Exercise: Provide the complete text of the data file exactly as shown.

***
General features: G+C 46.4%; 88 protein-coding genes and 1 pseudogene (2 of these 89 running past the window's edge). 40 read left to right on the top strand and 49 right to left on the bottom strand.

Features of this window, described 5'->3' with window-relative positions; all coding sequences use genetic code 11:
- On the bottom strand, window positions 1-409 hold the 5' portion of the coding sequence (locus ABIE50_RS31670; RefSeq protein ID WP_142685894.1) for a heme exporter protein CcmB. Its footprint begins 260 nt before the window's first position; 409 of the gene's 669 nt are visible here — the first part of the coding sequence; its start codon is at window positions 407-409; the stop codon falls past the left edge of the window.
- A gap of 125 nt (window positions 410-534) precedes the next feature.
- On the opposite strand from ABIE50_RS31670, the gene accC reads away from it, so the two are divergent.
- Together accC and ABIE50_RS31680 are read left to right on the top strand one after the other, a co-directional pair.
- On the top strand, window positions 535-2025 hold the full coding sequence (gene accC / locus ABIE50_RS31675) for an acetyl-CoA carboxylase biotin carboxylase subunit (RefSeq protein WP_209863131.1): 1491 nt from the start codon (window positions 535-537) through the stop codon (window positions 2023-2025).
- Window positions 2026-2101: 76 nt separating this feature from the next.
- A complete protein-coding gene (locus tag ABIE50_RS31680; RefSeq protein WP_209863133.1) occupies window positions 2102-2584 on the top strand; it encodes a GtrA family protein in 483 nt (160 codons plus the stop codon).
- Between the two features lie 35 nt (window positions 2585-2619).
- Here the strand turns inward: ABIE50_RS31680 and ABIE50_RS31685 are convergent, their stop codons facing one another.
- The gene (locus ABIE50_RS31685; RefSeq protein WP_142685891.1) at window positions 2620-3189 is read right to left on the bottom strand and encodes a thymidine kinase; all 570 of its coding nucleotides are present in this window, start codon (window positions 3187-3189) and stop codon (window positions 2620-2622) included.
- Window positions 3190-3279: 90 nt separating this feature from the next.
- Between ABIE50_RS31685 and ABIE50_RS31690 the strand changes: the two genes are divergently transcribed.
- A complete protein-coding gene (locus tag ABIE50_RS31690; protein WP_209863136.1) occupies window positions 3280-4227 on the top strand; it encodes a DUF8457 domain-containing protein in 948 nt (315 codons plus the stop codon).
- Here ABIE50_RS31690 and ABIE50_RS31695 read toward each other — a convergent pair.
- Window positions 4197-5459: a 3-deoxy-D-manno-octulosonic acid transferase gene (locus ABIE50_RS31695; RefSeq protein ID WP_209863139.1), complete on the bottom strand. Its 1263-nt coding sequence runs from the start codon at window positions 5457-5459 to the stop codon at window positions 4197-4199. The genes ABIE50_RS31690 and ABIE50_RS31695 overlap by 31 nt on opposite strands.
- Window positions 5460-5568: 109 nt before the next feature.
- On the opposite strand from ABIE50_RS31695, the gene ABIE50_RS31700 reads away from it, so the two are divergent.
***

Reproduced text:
General features: G+C 46.4%; 88 protein-coding genes and 1 pseudogene (2 of these 89 running past the window's edge). 40 read left to right on the top strand and 49 right to left on the bottom strand.

Features of this window, described 5'->3' with window-relative positions; all coding sequences use genetic code 11:
- On the bottom strand, window positions 1-409 hold the 5' portion of the coding sequence (locus ABIE50_RS31670; RefSeq protein ID WP_142685894.1) for a heme exporter protein CcmB. Its footprint begins 260 nt before the window's first position; 409 of the gene's 669 nt are visible here — the first part of the coding sequence; its start codon is at window positions 407-409; the stop codon falls past the left edge of the window.
- A gap of 125 nt (window positions 410-534) precedes the next feature.
- On the opposite strand from ABIE50_RS31670, the gene accC reads away from it, so the two are divergent.
- Together accC and ABIE50_RS31680 are read left to right on the top strand one after the other, a co-directional pair.
- On the top strand, window positions 535-2025 hold the full coding sequence (gene accC / locus ABIE50_RS31675) for an acetyl-CoA carboxylase biotin carboxylase subunit (RefSeq protein WP_209863131.1): 1491 nt from the start codon (window positions 535-537) through the stop codon (window positions 2023-2025).
- Window positions 2026-2101: 76 nt separating this feature from the next.
- A complete protein-coding gene (locus tag ABIE50_RS31680; RefSeq protein WP_209863133.1) occupies window positions 2102-2584 on the top strand; it encodes a GtrA family protein in 483 nt (160 codons plus the stop codon).
- Between the two features lie 35 nt (window positions 2585-2619).
- Here the strand turns inward: ABIE50_RS31680 and ABIE50_RS31685 are convergent, their stop codons facing one another.
- The gene (locus ABIE50_RS31685; RefSeq protein WP_142685891.1) at window positions 2620-3189 is read right to left on the bottom strand and encodes a thymidine kinase; all 570 of its coding nucleotides are present in this window, start codon (window positions 3187-3189) and stop codon (window positions 2620-2622) included.
- Window positions 3190-3279: 90 nt separating this feature from the next.
- Between ABIE50_RS31685 and ABIE50_RS31690 the strand changes: the two genes are divergently transcribed.
- A complete protein-coding gene (locus tag ABIE50_RS31690; protein WP_209863136.1) occupies window positions 3280-4227 on the top strand; it encodes a DUF8457 domain-containing protein in 948 nt (315 codons plus the stop codon).
- Here ABIE50_RS31690 and ABIE50_RS31695 read toward each other — a convergent pair.
- Window positions 4197-5459: a 3-deoxy-D-manno-octulosonic acid transferase gene (locus ABIE50_RS31695; RefSeq protein ID WP_209863139.1), complete on the bottom strand. Its 1263-nt coding sequence runs from the start codon at window positions 5457-5459 to the stop codon at window positions 4197-4199. The genes ABIE50_RS31690 and ABIE50_RS31695 overlap by 31 nt on opposite strands.
- Window positions 5460-5568: 109 nt before the next feature.
- On the opposite strand from ABIE50_RS31695, the gene ABIE50_RS31700 reads away from it, so the two are divergent.